A Hawaiian monk seal was transported from Oahu to Kauai by U.S. Coast Guard crews working with the National Oceanic and Atmospheric Administration on Friday.
An MH-65 Dolphin helicopter crew from Coast Guard Air Station Barbers Point transported the seal to Kauai where it will be re-introduced into the ocean after recovering from surgery removing an infected right eye.
The seal was previously found onshore in Kauai and in critical condition. She was transported to a NOAA facility at Ford Island for surgery. NOAA surgeons had to remove her right eye because of a serious, life-threatening infection, according to the Coast Guard.
“Our Coast Guard men and women take pride in our unique operational ability to help recover and maintain our nation’s marine protected species,” said Eric Roberts, marine mammal response coordinator for the 14th Coast Guard District. “The transport of this critically endangered Hawaiian monk seal showcases the multiagency efforts that are being coordinated to ensure this species is around for future generations.”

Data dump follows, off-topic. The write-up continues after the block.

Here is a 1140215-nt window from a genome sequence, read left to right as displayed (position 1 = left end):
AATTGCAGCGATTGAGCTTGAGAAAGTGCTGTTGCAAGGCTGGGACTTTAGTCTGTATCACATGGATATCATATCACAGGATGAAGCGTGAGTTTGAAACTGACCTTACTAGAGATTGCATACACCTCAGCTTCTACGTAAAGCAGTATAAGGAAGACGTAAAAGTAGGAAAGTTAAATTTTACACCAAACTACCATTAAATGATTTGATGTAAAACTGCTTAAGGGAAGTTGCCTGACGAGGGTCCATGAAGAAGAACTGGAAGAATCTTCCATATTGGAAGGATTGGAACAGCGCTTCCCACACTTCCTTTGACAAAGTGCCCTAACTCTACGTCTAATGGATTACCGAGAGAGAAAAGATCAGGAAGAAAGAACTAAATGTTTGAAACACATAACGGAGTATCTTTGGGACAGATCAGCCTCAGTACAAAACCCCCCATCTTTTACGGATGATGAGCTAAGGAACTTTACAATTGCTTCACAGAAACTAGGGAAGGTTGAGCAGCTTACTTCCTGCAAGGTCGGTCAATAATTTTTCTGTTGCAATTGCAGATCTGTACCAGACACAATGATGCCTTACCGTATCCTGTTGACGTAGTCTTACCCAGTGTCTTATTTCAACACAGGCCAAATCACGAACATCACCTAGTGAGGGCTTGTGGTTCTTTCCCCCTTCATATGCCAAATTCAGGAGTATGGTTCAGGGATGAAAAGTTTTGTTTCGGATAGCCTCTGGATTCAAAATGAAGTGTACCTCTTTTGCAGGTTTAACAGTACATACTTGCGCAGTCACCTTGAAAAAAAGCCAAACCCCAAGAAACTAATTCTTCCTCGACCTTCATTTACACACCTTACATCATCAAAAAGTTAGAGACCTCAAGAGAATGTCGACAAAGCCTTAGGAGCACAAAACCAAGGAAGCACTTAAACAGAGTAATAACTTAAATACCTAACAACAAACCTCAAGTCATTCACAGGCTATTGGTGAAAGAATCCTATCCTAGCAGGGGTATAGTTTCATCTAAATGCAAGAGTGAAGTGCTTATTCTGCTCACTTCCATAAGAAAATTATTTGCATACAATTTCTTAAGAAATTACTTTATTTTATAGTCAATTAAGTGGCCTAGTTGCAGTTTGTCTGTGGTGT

The Hawaiian monk seal is one of the rarest marine mammals in the world with an estimated population of only 1,200. Part of the true seal family, they are one of only two remaining monk seal species, according to the Coast Guard.
Safeguarding marine mammals falls under the Coast Guard’s living marine resources mission, one of the service’s 11 statutory missions. The nation’s waterways and their ecosystems are vital to the country’s economy and health. This includes ensuring the country’s marine protected species are provided the protection necessary to help their populations recover to healthy, sustainable levels.
The Coast Guard partners with NOAA on many living marine resources missions in Hawaii to protect endangered marine mammals, including humpback whales. Operation Kohola Guardian involves coordinated joint Coast Guard, NOAA and State of Hawaii patrols of the National Marine Sanctuary during the peak humpback whale season months of January through March.
The 14th Coast Guard District is home to four Marine National Monuments and two National Marine Sanctuaries, more than any other region in the United States.